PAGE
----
Caution with spring burning

By on Tuesday, May 11th, 2021 in More Top Stories Northeastern Oregon News

LA GRANDE, OR – (Information provided by Oregon Department of Forestry)  Spring conditions have set in for much of the northeast Oregon area.  Fire managers are encouraging people who have conducted or are planning to conduct spring burning activities to follow-up any burning by making sure piles are dead-out.

While this is a prime time for cleaning up the property and conducting small burning operations, landowners are urged to educate themselves on current and expected conditions.  Being mindful of weather forecasts, including temperature, wind, and humidity can help determine if burning is advised or not.

“We’ve had some significant wind events over the past couple of weeks.  These winds have caused issues with debris burning around the state.  It is important to be aware of the weather conditions, not only at the time of the burn, but also in the following days. We’ve had a couple of debris fires in Wallowa County that were pushed by wind and burned a larger area than the landowner was wanting, as well as causing other damages.” said Matt Howard, Wallowa Unit Forester.

Debris burning is the number one human-cause of wildfire.  Many of these troublesome fires take place before and after the official fire season when landowners are not paying particularly close attention to daily and extended weather conditions.  ODF officials encourage landowners to heed caution even when conditions seem to be conducive to burning, and refer to the following checklist before burning:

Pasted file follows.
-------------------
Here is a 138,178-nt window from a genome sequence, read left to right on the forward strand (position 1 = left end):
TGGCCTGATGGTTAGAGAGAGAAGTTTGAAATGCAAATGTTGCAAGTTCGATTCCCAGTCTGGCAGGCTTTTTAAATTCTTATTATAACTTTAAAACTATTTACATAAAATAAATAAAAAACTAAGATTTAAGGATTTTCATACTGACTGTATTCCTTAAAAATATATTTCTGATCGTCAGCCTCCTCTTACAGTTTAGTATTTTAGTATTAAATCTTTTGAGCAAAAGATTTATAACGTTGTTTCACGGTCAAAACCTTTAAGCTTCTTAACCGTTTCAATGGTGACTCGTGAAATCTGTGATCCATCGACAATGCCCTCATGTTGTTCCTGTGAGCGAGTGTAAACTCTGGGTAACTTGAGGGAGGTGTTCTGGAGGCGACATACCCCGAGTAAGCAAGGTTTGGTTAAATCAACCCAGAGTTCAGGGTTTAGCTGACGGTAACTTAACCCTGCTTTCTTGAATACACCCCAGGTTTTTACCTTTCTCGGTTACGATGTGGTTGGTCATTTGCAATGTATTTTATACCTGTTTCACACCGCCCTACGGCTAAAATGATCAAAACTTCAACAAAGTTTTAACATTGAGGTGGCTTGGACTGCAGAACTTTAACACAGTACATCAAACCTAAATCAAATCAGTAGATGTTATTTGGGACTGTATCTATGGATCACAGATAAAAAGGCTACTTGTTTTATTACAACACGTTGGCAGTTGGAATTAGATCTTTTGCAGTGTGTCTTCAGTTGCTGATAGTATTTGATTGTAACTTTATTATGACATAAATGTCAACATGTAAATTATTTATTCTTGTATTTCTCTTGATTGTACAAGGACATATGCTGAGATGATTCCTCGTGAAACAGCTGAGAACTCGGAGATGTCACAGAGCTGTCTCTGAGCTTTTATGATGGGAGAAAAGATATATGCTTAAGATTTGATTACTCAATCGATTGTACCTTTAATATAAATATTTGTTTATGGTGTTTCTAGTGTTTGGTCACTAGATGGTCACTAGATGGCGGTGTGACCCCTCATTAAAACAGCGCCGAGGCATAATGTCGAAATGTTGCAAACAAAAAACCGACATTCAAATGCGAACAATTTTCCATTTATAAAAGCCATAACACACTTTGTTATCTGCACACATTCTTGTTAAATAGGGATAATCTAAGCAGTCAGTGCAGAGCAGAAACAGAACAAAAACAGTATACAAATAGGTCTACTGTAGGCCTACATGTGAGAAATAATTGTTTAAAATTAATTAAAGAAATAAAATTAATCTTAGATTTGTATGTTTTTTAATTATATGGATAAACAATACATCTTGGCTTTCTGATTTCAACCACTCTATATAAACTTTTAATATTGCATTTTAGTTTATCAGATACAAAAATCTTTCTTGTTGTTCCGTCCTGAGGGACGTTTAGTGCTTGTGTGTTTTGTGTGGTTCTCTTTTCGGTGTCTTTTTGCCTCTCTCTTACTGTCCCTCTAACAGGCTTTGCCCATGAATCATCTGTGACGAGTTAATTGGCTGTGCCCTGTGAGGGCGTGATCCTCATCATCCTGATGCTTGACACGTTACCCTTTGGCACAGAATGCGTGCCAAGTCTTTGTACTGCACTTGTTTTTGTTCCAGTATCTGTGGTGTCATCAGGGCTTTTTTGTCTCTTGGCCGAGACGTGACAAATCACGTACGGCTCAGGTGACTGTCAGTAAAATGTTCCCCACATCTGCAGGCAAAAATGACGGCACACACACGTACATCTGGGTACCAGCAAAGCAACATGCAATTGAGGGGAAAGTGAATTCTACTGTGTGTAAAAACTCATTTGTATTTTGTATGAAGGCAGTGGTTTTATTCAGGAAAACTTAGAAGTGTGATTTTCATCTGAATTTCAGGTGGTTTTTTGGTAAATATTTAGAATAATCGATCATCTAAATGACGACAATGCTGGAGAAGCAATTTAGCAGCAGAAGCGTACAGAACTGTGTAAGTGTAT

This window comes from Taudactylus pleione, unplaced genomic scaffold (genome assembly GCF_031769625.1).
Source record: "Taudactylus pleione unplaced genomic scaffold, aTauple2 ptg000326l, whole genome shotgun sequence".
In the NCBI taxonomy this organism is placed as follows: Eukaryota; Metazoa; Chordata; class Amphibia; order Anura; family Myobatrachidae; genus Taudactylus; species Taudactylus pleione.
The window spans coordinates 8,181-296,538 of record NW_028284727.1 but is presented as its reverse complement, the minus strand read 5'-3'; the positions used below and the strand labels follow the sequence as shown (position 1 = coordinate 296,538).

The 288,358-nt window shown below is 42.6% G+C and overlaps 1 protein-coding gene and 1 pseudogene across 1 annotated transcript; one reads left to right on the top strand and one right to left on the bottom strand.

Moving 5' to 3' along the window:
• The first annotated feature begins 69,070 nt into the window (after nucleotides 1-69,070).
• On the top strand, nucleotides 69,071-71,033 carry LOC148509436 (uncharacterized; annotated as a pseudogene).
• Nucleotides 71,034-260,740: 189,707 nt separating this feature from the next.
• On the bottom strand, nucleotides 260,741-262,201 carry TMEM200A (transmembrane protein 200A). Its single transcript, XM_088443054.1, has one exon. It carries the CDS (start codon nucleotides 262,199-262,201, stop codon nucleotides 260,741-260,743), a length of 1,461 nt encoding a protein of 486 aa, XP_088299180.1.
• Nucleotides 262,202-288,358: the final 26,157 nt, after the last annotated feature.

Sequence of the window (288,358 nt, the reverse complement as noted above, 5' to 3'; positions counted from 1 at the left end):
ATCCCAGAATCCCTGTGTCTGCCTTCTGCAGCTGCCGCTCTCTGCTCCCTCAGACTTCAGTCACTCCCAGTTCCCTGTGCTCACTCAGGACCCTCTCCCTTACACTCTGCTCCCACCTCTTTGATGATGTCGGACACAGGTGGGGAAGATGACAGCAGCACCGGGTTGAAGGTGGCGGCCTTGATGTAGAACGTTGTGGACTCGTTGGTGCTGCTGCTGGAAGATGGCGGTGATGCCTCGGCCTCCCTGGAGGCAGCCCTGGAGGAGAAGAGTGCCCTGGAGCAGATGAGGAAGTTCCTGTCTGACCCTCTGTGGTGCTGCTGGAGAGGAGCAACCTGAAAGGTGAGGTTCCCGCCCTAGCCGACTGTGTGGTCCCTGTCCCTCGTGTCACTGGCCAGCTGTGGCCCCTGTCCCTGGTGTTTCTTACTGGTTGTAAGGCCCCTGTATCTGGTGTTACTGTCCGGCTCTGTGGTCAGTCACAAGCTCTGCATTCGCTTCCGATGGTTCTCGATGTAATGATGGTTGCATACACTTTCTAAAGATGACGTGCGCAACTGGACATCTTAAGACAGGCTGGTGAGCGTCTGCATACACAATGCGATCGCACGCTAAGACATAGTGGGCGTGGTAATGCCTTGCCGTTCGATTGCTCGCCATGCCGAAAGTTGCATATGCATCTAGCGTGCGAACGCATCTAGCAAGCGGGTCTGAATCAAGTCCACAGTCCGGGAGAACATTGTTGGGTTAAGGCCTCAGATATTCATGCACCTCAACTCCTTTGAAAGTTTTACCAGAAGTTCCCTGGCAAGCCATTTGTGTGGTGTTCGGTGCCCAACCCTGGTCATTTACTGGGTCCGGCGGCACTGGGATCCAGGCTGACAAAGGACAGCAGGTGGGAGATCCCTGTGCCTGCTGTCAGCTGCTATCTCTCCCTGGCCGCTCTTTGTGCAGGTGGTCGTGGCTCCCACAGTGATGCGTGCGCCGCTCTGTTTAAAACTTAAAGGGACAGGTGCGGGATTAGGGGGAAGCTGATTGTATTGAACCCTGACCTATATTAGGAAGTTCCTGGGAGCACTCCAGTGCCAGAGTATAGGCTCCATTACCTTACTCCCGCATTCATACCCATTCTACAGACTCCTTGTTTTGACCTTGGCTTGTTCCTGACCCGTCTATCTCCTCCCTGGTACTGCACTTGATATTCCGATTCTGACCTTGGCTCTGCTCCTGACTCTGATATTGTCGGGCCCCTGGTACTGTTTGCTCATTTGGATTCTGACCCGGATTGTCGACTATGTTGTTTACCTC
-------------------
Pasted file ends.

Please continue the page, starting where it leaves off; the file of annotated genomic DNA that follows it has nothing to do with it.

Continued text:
·         Call your local fire department to see if a burning permit is required.  Burning regulations are not the same in all areas.

·         Prepare by having a shovel and charged garden hose or other water source at the burn site.

·         Find a clear site away from buildings and trees with overhanging branches.

·         Clear a circle, at least 10 feet in diameter down to mineral soil, around the pile or incinerator.

·          Divide large piles into smaller piles.  Smaller piles burn quickly and efficiently and are easier to control.

·         Avoid burning during windy conditions. Embers can travel and ignite spot fires nearby.

·         Stay with the fire, wetting down the edges to prevent escape, until it is completely out.

·         Remember, unattended piles can quickly spread out of control.  If your debris burn escapes control, call 911 immediately. is your spot for current fire information in the Blue Mountains. To report a fire, call Blue Mountain Interagency Dispatch at (541)963-7171 or dial 9-1-1.